Heapsort

The heap structure on `n` nodes is the binary tree with nodes `0,1,...,n-1` such that the parent of each node `j` other than `0` is the floor of `(j-1)/2` (and such that `0` is the root of the tree).

Warning: A number of books use a different convention. There, the nodes of the heap structure are `1,2,...,n,` the parent of each node `j` other than `1` is the floor of `j/2,` and `1` is the root.
An array of records `a[i]` indexed by nodes `i` of a heap structure is a max-heap if its keys satisfy the max-heap condition,

`cmp(&a[i],&a[j])>=0` whenever `i` is an ancestor of `j`.

Now consider the following two problems:

1. Given an array `a[0],a[1],...,a[n-1]` of records and an index `inc` such that
the array arises from a max-heap by increasing the value of `a[inc].key`,
permute the `n` records so that the resulting array is again a max-heap;
2. Given an array `a[0],a[1],...,a[n-1]` of records and an index `dec` such that
the array arises from a max-heap by decreasing the value of `a[dec].key`,
permute the `n` records so that the resulting array is again a max-heap.
Problem 1 can be solved by a call of `bubbleup(a, n, inc, a[inc])` and problem 2 can be solved by a call of `siftdown(a, n, dec, a[dec])` with `bubbleup` and `siftdown` defined as follows:
```void bubbleup(record a[], int n, int vacant, record missing)
{
int parent=(vacant-1)/2;

while(vacant>0)
{
/* the actual value of a[vacant] is irrelevant;
if   a[vacant] were overwritten with missing,
then the max-heap condition would be satisfied
everywhere except possibly at j=vacant */

if(cmp(&a[parent],&missing)<0)
{
a[vacant]=a[parent], vacant=parent, parent=(vacant-1)/2;
}
else
break;
}
a[vacant]=missing;
}

void siftdown(record a[], int n, int vacant, record missing)
{
int child=2*(vacant+1);

while(child<n)
{
/* the actual value of a[vacant] is irrelevant;
if   a[vacant] were overwritten with missing,
then the max-heap condition would be satisfied
everywhere except possibly at i=vacant */

if(cmp(&a[child],&a[child-1])<0)
child--;
if(cmp(&a[child],&missing)>0)
{
a[vacant]=a[child], vacant=child, child=2*(vacant+1);
}
else
break;
}

if((child==n) && cmp(&a[n-1],&missing)>0)
{
a[vacant]=a[n-1], vacant=n-1;
}

a[vacant]=missing;
}
```

The version of Heapsort designed by Williams uses `bubbleup` and `siftdown` as follows:

```void makeheap(record a[], int n)
{
int k;

for(k=1; k<n; k++)
bubbleup(a, n, k, a[k]);
}

void hsort(record a[], int n)
{
int k;
record temp;

makeheap(a,n);

for(k=n-1; k>0; k--)
{
/* now a[0],a[1],    ...,a[k] is a heap and
a[k+1],a[k+2],...,a[n] is sorted      */

temp=a[k], a[k]=a[0];
siftdown(a, k, 0, temp);
}
}
```
A very nice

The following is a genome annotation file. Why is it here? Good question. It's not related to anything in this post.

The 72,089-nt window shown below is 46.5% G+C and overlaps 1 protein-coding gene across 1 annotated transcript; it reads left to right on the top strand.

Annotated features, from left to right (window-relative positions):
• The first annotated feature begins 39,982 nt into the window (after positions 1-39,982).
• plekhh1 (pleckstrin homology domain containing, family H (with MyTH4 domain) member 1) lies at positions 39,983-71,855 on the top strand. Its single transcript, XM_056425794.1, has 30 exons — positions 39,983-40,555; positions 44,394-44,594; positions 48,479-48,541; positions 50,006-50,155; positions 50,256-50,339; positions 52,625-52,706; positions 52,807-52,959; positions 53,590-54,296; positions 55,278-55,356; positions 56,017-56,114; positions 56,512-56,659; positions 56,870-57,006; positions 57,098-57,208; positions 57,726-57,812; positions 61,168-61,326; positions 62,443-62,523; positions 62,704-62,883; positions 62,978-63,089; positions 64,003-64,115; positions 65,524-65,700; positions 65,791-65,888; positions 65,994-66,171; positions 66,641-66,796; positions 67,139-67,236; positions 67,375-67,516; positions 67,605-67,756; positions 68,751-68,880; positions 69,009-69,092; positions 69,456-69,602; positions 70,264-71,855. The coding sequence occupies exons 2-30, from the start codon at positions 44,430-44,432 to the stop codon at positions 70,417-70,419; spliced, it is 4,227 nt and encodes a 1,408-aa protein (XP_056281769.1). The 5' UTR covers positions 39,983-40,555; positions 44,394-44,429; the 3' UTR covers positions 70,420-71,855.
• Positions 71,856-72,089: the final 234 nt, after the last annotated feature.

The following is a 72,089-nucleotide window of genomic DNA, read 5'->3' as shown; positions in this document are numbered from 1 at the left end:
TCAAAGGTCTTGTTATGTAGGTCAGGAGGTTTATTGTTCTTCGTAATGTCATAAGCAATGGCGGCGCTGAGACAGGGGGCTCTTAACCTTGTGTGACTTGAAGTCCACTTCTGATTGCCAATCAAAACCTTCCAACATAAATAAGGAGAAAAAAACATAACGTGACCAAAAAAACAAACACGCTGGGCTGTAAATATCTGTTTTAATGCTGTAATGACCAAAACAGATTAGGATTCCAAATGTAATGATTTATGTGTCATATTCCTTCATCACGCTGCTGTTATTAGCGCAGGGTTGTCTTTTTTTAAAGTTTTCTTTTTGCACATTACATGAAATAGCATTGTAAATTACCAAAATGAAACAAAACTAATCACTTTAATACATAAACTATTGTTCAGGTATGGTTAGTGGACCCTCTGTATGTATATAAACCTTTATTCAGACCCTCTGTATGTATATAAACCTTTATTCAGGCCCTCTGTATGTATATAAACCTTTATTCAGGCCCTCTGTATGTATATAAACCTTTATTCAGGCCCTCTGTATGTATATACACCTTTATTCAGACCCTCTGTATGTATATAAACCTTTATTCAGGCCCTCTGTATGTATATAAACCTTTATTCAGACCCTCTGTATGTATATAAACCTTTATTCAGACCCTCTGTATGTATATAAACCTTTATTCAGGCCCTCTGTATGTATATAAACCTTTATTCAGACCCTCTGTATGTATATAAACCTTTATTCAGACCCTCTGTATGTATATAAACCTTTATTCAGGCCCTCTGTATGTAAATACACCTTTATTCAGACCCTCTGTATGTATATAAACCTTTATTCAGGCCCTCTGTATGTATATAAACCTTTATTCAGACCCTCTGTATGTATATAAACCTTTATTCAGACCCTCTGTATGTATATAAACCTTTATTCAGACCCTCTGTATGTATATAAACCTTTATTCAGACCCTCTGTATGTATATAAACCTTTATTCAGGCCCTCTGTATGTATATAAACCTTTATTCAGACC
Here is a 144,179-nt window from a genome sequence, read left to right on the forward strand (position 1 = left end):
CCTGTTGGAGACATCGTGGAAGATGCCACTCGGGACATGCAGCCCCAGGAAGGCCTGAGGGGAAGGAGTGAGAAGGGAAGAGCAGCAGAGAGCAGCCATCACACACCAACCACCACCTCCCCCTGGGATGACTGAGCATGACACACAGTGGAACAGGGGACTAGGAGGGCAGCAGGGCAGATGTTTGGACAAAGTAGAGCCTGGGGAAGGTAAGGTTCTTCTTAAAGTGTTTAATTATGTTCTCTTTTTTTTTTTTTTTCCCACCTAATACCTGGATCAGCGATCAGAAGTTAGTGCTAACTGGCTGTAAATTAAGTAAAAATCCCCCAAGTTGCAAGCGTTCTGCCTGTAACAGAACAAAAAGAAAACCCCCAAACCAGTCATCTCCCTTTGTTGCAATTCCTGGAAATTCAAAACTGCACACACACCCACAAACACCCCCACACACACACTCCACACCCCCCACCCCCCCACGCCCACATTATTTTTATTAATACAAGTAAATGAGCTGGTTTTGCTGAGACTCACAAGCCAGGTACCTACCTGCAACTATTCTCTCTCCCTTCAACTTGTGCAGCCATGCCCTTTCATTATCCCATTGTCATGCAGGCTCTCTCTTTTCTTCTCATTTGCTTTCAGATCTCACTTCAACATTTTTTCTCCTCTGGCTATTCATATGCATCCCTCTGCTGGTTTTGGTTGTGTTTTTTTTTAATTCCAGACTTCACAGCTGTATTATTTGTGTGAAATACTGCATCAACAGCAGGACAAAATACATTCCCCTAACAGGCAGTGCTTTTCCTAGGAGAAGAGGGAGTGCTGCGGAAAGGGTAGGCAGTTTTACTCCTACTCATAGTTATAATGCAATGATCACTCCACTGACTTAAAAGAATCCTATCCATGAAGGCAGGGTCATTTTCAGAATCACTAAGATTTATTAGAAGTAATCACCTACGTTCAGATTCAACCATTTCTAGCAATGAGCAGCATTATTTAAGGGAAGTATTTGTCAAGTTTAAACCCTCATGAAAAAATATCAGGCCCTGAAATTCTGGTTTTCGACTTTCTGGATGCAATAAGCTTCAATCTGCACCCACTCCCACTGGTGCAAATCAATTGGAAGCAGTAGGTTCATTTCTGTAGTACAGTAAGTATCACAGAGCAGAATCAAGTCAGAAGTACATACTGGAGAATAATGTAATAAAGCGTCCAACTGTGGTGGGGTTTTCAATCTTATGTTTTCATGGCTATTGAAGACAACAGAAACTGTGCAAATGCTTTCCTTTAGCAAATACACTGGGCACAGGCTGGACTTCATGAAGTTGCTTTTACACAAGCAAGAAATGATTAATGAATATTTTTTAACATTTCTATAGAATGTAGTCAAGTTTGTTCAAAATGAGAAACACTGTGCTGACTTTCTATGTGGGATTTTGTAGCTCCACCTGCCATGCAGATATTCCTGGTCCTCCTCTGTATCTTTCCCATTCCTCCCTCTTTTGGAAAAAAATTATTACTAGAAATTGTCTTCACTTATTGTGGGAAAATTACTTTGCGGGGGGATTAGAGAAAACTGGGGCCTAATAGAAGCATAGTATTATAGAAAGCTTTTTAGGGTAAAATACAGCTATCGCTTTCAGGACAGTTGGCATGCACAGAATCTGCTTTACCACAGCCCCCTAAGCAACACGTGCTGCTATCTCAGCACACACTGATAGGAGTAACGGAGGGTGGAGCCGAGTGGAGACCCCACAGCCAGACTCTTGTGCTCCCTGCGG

animation of this version has been provided by Duane J. Jarc at the George Washington University School of Engineering and Applied Science.

The version of Heapsort designed by Floyd improves on this theme in two ways. The first improvement is the iterated use of `siftdown` (rather than `bubbleup`) in `makeheap`, which yields `makeheap` with the worst-case running time in O`(n)`:

```void makeheap(record a[], int n)
{
int k;

for(k=n/2-1; k>=0; k--)
siftdown(a, n, k, a[k]);
}
```
A very nice animation of the resulting version of Heapsort has been provided by Systems Research Center at Compaq.

To get an inkling of how the speed of this version compares with that of Quicksort, click on the square just below the heading "Heap Sort (by Jason Harrison)" and on the square just below the heading "Quick Sort (by James Gosling)" in the Sorting Algorithms Demo provided by Jason Harrison. (These two applets can be run simultaneously.)

The second of Floyd's improvements is the following modification of `siftdown`.

```void siftdown(record a[], int n, int vacant, record missing)
{
int memo=vacant;
int child, parent;

child=2*(vacant+1);
while(child<n)
{
if(cmp(&a[child],&a[child-1])<0)
child--;
a[vacant]=a[child], vacant=child, child=2*(vacant+1);
}
if(child==n)
{
a[vacant]=a[n-1], vacant=n-1;
}

parent=(vacant-1)/2;
while(vacant>memo)
{
if(cmp(&a[parent],&missing)<0)
{
a[vacant]=a[parent], vacant=parent, parent=(vacant-1)/2;
}
else
break;
}
a[vacant]=missing;
}
```

Here is the "accelerated Heapsort" that stems from Floyd's second improvement:

```void hsort(record a[], int n)
{
int k, drop, last;
record temp;

makeheap(a,n);

drop = floor_of_lg(n-1, &last);
for(k=n-1; k>0; k--)
{
temp=a[k], a[k]=a[0];
siftdown(a, k, 0, temp, drop);
if (k==last)
{
drop--, last/=2;
}
}
}

void makeheap(record a[], int n)
{
int k, drop, first;

drop=1, first=n/2-1;
for(k=first; k>=0; k--)
{
if(k==(first-1)/2)
{
drop++, first=k;
}
siftdown(a, n, k, a[k], drop);
}
}

void siftdown(record a[], int n, int vacant, record missing, int drop)
{
int memo=vacant;
int child, parent;
int count, next_peek;

count=0, next_peek=(drop+1)/2;

child=2*(vacant+1);
while(child<n)
{
if(cmp(&a[child],&a[child-1])<0)
child--;
a[vacant]=a[child], vacant=child, child=2*(vacant+1);

count++;
if (count==next_peek)
{
if(cmp(&a[(vacant-1)/2],&missing)<=0)
break;
else
next_peek=(count+drop+1)/2;
}
}

if(child==n)
{
a[vacant]=a[n-1], vacant=n-1;
}

parent=(vacant-1)/2;
while(vacant>memo)
{
if(cmp(&a[parent],&missing)<0)
{
a[vacant]=a[parent], vacant=parent, parent=(vacant-1)/2;
}
else
break;
}
a[vacant]=missing;
}

int floor_of_lg(int n, int* power)
{
/***********************************************************
*  computes the largest power of 2 that is at most n and   *
*  returns  the exponent in this power:                    *
*            n =   1   2   3   4   5   6   7   8   9  ...  *
*        power =   1   2   2   4   4   4   4   8   8  ...  *
*   exponent k =   0   1   1   2   2   2   2   3   3  ...  *
***********************************************************/

int k=0;
for(*power=1; 2*(*power)<=n; (*power)*=2)
k+=1;
return k;
}
```